SEMINOLE COUNTY, Fla. - School districts across Central Florida are requiring parents to sign a permission slip if they want their kids' nickname or preferred name to be used in class.
"It's been an absolute non-issue," Anna Barone-Jaryszach, whose daughter Lucia likes to go by Lucy, told FOX 35. "My first thought is about the teachers and all of the things that they are already managing and just how this just seems like another superfluous thing that they shouldn't have to be messing with."
The Florida Department of Education approved the new rule earlier this summer. It requires school districts to "develop a form to obtain parental consent" … "to specify the use of any deviation from their child’s legal name in school."
"It's so ridiculously absurd that I would need to consent for anyone to call her what she wants to be called," Seminole County parent Jenn Devine said about her 11-year-old daughter. "She's had an opinion about her name since she was two."
The former teacher filled out the form because her daughter Scarlette likes to go by Lette.
She feels this new policy will especially harm transgender students who aren’t ready to come out to their parents but want to use their preferred name at school.
"This law is going to force a lot of the LGBTQIA+ children to be outed in class, or it's going to cause them to not feel comfortable expressing who they are, which is so detrimental," Devine said.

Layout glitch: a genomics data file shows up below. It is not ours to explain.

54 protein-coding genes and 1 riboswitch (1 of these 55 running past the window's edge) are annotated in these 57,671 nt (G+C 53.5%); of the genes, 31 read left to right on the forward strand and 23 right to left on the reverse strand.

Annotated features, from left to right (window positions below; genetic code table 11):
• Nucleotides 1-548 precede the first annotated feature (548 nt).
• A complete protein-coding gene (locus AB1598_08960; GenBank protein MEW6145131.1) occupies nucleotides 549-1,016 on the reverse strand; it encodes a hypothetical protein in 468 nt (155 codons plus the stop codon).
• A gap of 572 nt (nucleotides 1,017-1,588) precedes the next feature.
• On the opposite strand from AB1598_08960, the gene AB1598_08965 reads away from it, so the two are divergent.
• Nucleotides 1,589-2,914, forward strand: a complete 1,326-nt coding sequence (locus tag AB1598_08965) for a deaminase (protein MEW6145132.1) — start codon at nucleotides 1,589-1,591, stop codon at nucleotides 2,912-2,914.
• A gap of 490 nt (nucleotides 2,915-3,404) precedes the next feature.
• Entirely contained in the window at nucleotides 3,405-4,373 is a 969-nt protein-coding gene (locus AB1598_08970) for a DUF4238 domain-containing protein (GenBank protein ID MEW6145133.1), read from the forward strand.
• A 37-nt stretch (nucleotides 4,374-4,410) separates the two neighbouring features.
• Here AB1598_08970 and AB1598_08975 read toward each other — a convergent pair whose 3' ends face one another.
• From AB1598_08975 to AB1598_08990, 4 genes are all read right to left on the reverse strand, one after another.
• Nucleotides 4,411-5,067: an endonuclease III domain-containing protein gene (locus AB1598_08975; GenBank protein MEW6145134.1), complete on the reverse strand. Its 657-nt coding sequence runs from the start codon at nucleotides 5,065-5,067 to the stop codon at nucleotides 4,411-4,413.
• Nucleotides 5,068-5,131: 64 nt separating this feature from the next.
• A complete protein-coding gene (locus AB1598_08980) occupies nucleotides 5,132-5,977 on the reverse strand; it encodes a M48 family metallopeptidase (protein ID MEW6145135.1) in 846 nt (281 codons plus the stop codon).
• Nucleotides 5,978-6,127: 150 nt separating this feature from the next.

Adam Tritt, a teacher at Brevard County Public Schools, says this new policy is adding to a growing list of matters teachers are being forced to navigate.
"Teachers don't really know whether they're coming or going with their following of these, precisely what they can and cannot say," he said. "None of that is actually my job. My job is to educate the students."
There is, however, support for this new policy, including from parents and Orange County school board member Alicia Farrant.
"I have a kid who is Jonathan and goes by LJ, and I would be more than happy to sign a paper. It's very simple," she said.
She argues there have been cases across the country – although none, that she's aware of, in Orange County – where teachers and students are using names not approved by parents. This does away with that.
"I think anything where we can include parents and make sure that they are included in the education of their child, I'm all for it," she said.
While it's possible a teacher in her school district could face consequences for calling a student by anything but their legal name if their parent hasn't consented, Farrant says that would be determined case by case.